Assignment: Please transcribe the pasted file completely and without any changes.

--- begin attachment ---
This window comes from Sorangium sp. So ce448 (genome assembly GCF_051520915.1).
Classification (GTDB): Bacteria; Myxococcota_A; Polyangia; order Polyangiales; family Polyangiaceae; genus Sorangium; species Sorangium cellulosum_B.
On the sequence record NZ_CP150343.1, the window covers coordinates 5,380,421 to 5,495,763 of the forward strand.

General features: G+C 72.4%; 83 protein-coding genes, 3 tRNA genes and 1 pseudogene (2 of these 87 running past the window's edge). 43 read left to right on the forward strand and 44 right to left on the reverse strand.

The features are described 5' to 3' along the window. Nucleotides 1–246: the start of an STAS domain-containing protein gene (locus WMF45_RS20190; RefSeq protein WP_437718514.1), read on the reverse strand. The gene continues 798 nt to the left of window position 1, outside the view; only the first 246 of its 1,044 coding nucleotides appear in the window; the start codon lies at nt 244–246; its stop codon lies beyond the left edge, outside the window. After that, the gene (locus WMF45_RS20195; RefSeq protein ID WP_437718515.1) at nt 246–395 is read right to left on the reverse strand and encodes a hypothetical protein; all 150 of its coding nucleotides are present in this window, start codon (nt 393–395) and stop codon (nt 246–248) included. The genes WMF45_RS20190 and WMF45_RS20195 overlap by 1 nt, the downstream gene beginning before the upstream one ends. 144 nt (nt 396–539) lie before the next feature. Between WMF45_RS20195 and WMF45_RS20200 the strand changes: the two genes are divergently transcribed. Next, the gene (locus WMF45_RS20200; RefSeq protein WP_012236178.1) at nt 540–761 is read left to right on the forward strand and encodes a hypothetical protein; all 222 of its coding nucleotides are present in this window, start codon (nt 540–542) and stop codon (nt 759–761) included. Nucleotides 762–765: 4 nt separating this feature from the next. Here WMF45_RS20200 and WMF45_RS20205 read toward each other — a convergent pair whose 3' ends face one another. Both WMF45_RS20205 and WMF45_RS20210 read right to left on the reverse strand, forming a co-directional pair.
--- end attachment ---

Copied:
This window comes from Sorangium sp. So ce448 (genome assembly GCF_051520915.1).
Classification (GTDB): Bacteria; Myxococcota_A; Polyangia; order Polyangiales; family Polyangiaceae; genus Sorangium; species Sorangium cellulosum_B.
On the sequence record NZ_CP150343.1, the window covers coordinates 5,380,421 to 5,495,763 of the forward strand.

General features: G+C 72.4%; 83 protein-coding genes, 3 tRNA genes and 1 pseudogene (2 of these 87 running past the window's edge). 43 read left to right on the forward strand and 44 right to left on the reverse strand.

The features are described 5' to 3' along the window. Nucleotides 1–246: the start of an STAS domain-containing protein gene (locus WMF45_RS20190; RefSeq protein WP_437718514.1), read on the reverse strand. The gene continues 798 nt to the left of window position 1, outside the view; only the first 246 of its 1,044 coding nucleotides appear in the window; the start codon lies at nt 244–246; its stop codon lies beyond the left edge, outside the window. After that, the gene (locus WMF45_RS20195; RefSeq protein ID WP_437718515.1) at nt 246–395 is read right to left on the reverse strand and encodes a hypothetical protein; all 150 of its coding nucleotides are present in this window, start codon (nt 393–395) and stop codon (nt 246–248) included. The genes WMF45_RS20190 and WMF45_RS20195 overlap by 1 nt, the downstream gene beginning before the upstream one ends. 144 nt (nt 396–539) lie before the next feature. Between WMF45_RS20195 and WMF45_RS20200 the strand changes: the two genes are divergently transcribed. Next, the gene (locus WMF45_RS20200; RefSeq protein WP_012236178.1) at nt 540–761 is read left to right on the forward strand and encodes a hypothetical protein; all 222 of its coding nucleotides are present in this window, start codon (nt 540–542) and stop codon (nt 759–761) included. Nucleotides 762–765: 4 nt separating this feature from the next. Here WMF45_RS20200 and WMF45_RS20205 read toward each other — a convergent pair whose 3' ends face one another. Both WMF45_RS20205 and WMF45_RS20210 read right to left on the reverse strand, forming a co-directional pair.